Since CIL X 678 is the only extant example of Fausta's dm, I wonder if it might also be of some significance that it is actually a dm plus palimpsest. For example, could it be that Fausta's 'erasure' from memory is integral with Helena's 'inscription' into memory. Of course, on the immediate level, this tight connection appears obvious, but I'm still looking for other aspects and explanations that may enhance the understanding here. To sharpen the focus, I'm aware that there are many examples of palimpsests within inscriptions, so I'm more interested in examples where specific names/persons manifest a damnatio memoriae plus palimpsest combination.
I also read last night in Pohlsander's Helena: Empress And Saint (1995) on p. 151: "The feast of the Invention of the Cross was previously observed in the West on 3 May but was suppressed by Pope John XXIII in 1960." Could this be considered one of the new forms of damnatio memoriae, or is it an example of purging history of what didn't happen? Is there a name for the act of purging history of what didn't happen?
8 August 2005
"How Did This Happen Revisited"
Last Friday I read about Vitruvius Britannicus in Architectural Theory: from the Renaissance to the Present (Taschen, 2003) and was surprised to learn:
"For Campbell St. Peter's is by no means merely an especially striking expression of architectural abuses on the Continent: it also stands for Italy's cultural decline. As such he emphasizes in his foreword that in the post-Palladian era Italy had not only become estranged from the true "taste of building," but also from the roots of its culture, the Latin language. From this perspective, Italy could no longer be the destination of the Grand Tour. Campbell considers such understandings to be "Mistakes in Education." As the Vitruvius Britannicus is intended to demonstrate, it is now the architects and artists of England who are to take Italy's place as the preservers of timeless, classical taste."
I cannot recall having ever read that Piranesi's [mid-life] oeuvre is in some ways a reaction to Vitruvius Britannicus, but I certainly see [that it could be] that way now.
8 August 2008
The arrogance of 'Architects'
In the Ichnographia Campus Martius "certain landmarks remained: the Tiber River, the Piazza Navona, and a Colosseum-like structure, which was in the wrong location and, in a sense, at the wrong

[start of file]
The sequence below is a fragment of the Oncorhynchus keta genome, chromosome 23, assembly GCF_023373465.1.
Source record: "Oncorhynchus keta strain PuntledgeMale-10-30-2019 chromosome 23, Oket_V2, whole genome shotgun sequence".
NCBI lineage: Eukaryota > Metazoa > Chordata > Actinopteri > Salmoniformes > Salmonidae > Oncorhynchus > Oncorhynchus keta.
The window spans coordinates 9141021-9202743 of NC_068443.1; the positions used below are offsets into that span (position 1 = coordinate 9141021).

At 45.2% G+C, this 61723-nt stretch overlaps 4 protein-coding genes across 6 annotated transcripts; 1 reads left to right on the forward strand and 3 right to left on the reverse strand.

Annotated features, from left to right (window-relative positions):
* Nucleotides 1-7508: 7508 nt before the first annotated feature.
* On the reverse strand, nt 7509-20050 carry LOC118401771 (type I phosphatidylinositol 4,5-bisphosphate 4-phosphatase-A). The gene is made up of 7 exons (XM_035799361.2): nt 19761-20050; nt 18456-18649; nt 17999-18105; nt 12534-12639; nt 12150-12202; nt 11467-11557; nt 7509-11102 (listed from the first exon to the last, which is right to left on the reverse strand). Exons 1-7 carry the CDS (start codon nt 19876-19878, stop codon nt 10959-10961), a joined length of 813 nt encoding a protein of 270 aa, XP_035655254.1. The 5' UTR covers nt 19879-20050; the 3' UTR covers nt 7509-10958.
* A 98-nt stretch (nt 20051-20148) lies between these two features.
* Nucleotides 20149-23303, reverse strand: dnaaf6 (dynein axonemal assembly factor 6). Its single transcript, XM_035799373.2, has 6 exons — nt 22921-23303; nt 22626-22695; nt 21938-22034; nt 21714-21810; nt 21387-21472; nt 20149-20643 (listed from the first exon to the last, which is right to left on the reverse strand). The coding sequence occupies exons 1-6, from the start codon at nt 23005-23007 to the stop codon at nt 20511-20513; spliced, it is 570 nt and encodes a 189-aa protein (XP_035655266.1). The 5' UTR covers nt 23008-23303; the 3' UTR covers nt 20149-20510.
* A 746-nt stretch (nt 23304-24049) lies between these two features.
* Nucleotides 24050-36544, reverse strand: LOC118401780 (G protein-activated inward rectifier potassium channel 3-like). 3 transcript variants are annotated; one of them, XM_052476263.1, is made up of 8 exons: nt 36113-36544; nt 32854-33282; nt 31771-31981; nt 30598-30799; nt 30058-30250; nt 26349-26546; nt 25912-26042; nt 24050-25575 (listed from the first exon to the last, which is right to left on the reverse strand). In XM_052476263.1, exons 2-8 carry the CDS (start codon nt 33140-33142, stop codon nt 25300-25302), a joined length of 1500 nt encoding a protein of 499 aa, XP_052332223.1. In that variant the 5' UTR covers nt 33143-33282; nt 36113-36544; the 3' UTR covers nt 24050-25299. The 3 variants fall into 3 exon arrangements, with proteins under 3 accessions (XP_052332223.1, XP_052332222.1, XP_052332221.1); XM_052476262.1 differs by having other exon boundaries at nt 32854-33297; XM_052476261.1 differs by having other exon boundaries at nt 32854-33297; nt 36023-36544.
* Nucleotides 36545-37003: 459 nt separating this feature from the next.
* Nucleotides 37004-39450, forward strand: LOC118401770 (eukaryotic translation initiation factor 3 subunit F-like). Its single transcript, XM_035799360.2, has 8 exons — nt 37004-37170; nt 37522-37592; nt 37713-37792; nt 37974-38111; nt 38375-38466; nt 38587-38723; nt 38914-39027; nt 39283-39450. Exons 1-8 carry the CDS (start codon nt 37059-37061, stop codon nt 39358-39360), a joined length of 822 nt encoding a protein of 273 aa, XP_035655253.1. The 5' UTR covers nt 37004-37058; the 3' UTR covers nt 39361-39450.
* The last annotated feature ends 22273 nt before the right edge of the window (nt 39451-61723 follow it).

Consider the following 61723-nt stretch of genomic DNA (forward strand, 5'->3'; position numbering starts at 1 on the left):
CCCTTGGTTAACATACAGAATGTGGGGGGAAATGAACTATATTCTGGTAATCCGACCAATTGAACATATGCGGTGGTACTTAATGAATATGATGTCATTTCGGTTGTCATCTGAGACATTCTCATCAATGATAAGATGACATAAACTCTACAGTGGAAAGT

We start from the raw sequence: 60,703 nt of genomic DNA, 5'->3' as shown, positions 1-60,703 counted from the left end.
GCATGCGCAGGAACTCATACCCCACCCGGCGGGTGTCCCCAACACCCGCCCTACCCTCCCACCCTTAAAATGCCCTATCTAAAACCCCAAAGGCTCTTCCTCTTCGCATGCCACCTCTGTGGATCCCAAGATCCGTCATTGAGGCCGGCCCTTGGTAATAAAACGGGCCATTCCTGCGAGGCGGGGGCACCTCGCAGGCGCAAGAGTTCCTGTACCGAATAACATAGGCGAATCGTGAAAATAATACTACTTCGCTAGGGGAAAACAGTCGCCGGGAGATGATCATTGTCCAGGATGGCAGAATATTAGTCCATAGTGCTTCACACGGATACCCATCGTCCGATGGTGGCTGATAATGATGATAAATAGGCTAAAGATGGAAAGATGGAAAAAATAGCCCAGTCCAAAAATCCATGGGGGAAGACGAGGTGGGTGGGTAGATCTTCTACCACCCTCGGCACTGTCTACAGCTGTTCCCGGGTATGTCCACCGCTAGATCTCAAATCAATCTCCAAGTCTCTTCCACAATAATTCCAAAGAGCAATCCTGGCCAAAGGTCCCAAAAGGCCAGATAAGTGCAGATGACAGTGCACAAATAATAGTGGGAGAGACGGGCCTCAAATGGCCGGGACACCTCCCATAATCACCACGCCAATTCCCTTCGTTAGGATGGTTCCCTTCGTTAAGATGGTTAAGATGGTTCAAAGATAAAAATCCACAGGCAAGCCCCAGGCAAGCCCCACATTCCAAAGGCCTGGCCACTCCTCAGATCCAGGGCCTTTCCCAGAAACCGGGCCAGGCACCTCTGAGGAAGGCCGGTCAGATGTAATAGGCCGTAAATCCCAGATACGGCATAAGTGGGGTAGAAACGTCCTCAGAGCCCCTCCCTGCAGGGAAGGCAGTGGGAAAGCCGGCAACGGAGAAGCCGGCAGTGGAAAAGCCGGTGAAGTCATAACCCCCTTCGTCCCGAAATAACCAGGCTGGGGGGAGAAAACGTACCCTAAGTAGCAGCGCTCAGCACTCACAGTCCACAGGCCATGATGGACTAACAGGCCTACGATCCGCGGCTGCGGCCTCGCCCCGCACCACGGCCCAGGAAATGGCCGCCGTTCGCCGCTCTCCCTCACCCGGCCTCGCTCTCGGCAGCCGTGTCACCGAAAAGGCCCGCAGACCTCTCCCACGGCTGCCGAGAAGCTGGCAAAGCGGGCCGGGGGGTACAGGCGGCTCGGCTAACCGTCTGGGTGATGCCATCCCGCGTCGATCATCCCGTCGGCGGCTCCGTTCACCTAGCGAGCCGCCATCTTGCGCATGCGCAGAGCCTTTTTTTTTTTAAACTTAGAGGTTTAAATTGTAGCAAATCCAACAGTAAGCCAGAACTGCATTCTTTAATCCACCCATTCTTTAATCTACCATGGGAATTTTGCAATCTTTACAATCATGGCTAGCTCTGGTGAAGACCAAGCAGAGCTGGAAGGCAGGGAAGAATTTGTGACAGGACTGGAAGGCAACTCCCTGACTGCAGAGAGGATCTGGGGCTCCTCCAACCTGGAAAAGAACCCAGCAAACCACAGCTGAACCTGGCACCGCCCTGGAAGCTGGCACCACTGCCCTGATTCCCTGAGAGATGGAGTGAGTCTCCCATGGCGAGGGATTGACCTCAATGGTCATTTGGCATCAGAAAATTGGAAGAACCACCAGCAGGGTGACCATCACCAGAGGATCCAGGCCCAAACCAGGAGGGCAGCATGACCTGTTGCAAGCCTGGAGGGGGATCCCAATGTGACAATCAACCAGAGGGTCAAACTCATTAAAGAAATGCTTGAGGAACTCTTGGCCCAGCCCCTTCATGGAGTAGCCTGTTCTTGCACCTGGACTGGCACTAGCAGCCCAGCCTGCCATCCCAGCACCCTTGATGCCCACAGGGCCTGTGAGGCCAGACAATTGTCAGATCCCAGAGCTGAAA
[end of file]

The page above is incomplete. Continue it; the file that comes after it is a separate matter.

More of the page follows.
--Peter Eisenman, "Piranesi and the City" (2007).
In fact, the 'Colosseum-like structure' is clearly labeled Amphitheatum Statilii Tauri, positioned by Piranesi in its most likely location, and delineated at about 2/3rds the size of 'the Colosseum' which is probably what the Amphitheater of Statilius Taurus was.
Eisenman's misrepresentation of the facts here is somewhat compounded in that Wilton-Ely had already years earlier noted the presence of the Amphitheater of Statilius Taurus within Piranesi's Campo Marzio.
Eisenman interprets Piranesi's Ichnographia Campus Martius in several self-serving ways, but he never comes to realize that on one level the Ichnographia Campus Martius is a gigantic test of Ancient Roman topography.
"Hey Doctor. I don't know what you want me to see, but this thing I'm looking through looks like some plan from Piranesi's Campo Marzio."
Adam (sans Eve) in the Garden of Satire
August 8, 1977
Fully packed for Rome. Luggage weighs 33 lbs. I weigh 172 lbs. Leaving for New York with $107.00.
8 August 2020
Mary Boone's 180 hours of community service hours 152 153 154 155 156
8 August 2022
... Instead, I collected textual passages pertaining to Piranesi's longtime bladder ailment which may well have precipitated his ultimate demise:
He [Piranesi] returned to Rome a dying man, but he insisted on continuing with his etching. When a doctor was suggested, he called for his volumes of Livy: "I have no confidence in anyone but him." Towards the end, despite acute pain, he refused to stay in bed. "Rest is unworthy of a citizen of Rome; let me see my models again, my drawings, my plans," He died on 9th November 1778 and was buried not, as he had intended, in the church of S. Maria degli Angeli in the Baths of Diocletian, but in his parish church of S. Andrea delle Fratte. A couple of years later, at the request of Cardinal Rezzonico, his remains were moved to his own church on the Aventine.
Jonathan Scott, Piranesi (1975), pp. 253-4.
Am I correct in surmising that the text of Calcographia des Piranesi (Getty Research Institute) was heretofore overlooked by and/or unknown to the present-day realm of Piranesi scholars? I've found no bibliographic or footnote references within Piranesi literature of the past half century or so.
late night thoughts:
If, as seems very likely, Piranesi's health became progressively worse in 1778 through the rest of August and all of September and October, then, as seems equally likely, the redesigned Circus Maximus plan may be Piranesi's very last completed etching.
In bed, before falling asleep, it occurs to me that I was in Rome, and throughout other parts of Italy, for most of August 1977, and, at that time, I was the same age as Francesco Piranesi in August 1778. [Francesco was 20 years old in 1778, and I was 21 years old in 1977.]
8 August 2023 Tuesday